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Malaysia strictly enforces its drug laws. Malaysian legislation provides for a mandatory death penalty for convicted drug traffickers. Individuals arrested in possession of 15 grams (1/2 ounce) of heroin or 200 grams (seven ounces) of marijuana are presumed by law to be trafficking in drugs.

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Malaysia’s customs authorities may enforce strict regulations concerning temporary importation into or export from Malaysia of items such as firearms, religious materials, antiquities, medications, business equipment, currency, ivory, and other items. It is advisable to contact the Embassy of Malaysia in Washington or one of Malaysia’s consulates in the United States for specific information regarding customs requirements. Customs officials encourage the use of an ATA (Admission Temporaire/Temporary Admission) carnet for the temporary admission of professional equipment, commercial samples, and/or goods for exhibitions and fair purposes. ATA Carnet Headquarters, located at the U.S. Council for International Business, 1212 Avenue of the Americas, New York, NY 10036, issues and guarantees the ATA carnet in the United States. For additional information call (212)354-4480; send an e-mail to atacarnet@uscib.org, or visit http://www.uscib.org for details.

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U.S. citizens living in or visiting Malaysia are encouraged to register at the U.S. Embassy in Kuala Lumpur and to obtain updated information on travel and security within the country. The U.S. Embassy is located at 376 Jalan Tun Razak 50400, Kuala Lumpur. The mailing address is P.O. Box No. 10035, 50700 Kuala Lumpur; Telephone (60-3)2168-5000. The fax number for the U.S. Embassy is (60-3)242-2207; the fax number for the Consular Section is (60-3)248-5801. Internet home page: http://www.jaring.my/usiskl/embassy/klcons.html; e-mail address: klconsular@state.gov.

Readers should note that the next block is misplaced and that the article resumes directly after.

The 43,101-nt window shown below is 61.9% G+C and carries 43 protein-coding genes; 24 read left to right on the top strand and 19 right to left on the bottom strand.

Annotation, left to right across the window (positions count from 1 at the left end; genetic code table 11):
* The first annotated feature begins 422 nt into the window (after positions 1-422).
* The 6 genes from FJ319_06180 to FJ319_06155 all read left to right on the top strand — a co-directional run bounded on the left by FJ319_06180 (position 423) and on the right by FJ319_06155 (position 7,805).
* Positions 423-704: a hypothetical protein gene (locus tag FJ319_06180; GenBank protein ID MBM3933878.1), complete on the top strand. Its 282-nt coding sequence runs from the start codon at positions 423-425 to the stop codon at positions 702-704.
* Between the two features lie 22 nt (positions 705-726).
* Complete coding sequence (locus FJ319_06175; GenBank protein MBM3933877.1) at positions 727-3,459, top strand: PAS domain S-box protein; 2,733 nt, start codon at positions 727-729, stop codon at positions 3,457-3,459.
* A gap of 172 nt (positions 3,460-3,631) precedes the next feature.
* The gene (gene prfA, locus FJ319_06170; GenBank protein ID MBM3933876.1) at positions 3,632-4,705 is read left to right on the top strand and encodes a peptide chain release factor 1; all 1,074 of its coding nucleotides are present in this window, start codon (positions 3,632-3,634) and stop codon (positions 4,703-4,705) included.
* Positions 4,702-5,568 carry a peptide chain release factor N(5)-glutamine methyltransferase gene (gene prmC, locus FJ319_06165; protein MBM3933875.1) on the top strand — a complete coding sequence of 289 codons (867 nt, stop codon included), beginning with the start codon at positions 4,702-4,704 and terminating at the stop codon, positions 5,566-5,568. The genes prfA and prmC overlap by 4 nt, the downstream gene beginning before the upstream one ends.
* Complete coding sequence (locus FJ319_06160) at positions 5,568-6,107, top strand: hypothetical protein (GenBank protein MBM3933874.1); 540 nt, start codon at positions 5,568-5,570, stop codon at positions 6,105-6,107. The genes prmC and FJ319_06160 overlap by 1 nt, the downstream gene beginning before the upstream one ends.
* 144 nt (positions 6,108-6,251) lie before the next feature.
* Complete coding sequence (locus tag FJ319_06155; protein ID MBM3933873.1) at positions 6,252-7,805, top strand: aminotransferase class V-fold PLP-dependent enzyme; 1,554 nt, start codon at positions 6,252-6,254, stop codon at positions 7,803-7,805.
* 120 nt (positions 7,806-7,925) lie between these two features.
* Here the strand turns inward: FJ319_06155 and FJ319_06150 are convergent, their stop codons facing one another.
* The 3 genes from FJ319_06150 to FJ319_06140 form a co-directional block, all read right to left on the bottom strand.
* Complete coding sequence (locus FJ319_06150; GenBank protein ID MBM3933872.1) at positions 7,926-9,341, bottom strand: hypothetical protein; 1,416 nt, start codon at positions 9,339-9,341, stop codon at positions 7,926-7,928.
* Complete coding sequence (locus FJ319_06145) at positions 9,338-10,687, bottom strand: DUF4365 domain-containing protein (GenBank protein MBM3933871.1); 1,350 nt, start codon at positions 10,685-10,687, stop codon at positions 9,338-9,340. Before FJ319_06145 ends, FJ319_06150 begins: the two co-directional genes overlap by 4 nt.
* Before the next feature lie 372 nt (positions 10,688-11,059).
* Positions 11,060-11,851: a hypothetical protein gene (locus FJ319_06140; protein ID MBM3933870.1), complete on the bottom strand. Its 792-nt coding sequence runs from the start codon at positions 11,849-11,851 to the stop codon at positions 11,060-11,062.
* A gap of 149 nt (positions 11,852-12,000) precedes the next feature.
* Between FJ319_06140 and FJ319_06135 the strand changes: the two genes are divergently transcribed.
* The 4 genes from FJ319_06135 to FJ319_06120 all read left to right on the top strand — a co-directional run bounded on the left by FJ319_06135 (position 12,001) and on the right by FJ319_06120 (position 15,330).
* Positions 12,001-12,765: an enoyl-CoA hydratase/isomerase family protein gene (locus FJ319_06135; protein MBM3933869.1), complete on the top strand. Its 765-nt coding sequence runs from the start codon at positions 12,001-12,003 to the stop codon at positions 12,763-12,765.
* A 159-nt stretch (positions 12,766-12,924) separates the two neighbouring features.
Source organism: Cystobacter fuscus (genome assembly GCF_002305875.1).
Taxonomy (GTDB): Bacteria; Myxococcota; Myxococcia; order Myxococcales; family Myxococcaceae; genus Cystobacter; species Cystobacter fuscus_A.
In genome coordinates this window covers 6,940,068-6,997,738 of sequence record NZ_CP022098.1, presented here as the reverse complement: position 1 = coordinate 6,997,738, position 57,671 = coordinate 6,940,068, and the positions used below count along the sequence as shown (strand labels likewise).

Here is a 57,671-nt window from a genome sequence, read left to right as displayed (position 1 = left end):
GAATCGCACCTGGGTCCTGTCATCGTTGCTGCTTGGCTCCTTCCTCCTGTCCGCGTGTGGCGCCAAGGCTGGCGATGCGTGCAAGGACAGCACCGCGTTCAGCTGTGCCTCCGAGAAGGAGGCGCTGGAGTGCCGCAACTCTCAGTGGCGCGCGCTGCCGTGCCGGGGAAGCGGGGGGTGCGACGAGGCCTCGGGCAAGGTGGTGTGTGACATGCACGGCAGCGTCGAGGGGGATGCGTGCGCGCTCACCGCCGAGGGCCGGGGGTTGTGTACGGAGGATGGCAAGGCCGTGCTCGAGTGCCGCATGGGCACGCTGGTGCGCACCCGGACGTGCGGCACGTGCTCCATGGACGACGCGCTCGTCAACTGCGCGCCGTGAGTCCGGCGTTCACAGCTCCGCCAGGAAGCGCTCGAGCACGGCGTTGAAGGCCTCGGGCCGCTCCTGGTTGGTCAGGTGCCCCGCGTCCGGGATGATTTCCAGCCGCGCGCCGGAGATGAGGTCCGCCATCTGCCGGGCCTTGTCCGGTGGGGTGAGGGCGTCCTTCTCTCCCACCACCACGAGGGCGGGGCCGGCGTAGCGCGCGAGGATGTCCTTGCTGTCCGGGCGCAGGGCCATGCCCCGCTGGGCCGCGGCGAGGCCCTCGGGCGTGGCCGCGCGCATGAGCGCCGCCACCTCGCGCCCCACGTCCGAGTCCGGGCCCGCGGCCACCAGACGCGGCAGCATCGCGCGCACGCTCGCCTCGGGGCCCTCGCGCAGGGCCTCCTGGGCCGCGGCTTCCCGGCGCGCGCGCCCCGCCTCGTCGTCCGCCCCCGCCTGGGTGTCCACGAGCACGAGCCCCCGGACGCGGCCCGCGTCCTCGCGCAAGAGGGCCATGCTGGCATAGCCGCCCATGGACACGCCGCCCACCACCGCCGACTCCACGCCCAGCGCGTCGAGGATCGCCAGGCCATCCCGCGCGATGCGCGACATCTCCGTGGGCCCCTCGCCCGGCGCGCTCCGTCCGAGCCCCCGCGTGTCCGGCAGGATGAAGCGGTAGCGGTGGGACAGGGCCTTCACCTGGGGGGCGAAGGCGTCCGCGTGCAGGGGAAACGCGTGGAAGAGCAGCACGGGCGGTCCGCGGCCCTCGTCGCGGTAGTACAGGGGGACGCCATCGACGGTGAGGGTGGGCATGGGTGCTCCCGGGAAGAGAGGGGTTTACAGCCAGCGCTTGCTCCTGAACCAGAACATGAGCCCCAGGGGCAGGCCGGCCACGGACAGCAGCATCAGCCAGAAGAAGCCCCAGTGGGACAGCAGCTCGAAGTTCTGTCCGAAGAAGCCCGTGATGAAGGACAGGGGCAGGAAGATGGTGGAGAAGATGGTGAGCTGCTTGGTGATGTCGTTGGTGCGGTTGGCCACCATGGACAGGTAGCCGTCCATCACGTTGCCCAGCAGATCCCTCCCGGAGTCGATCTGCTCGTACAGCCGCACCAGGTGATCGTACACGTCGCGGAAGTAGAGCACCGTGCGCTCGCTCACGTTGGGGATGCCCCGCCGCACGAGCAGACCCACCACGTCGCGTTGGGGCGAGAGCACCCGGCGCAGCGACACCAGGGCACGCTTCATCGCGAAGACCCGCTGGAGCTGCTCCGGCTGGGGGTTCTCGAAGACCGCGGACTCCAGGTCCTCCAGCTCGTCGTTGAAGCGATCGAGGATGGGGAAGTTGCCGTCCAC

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The U.S. Federal Aviation Administration (FAA) has assessed the Government of Malaysia’s Civil Aviation authority as Category 1 - in compliance with international aviation safety standards for oversight of Malaysia’s air carrier operations. For further information, travelers may contact the Department of Transportation telephone number within the U.S. at 1-800-322-7873, or visit the FAA Internet home page at http://www.faa.gov/avr/iasa/index.htm. The U.S. Department of Defense (DOD) separately assesses some foreign air carriers for suitability as official providers of air services. For information regarding the DOD policy on specific carriers, travelers may contact DOD at telephone number (618) 256-480l.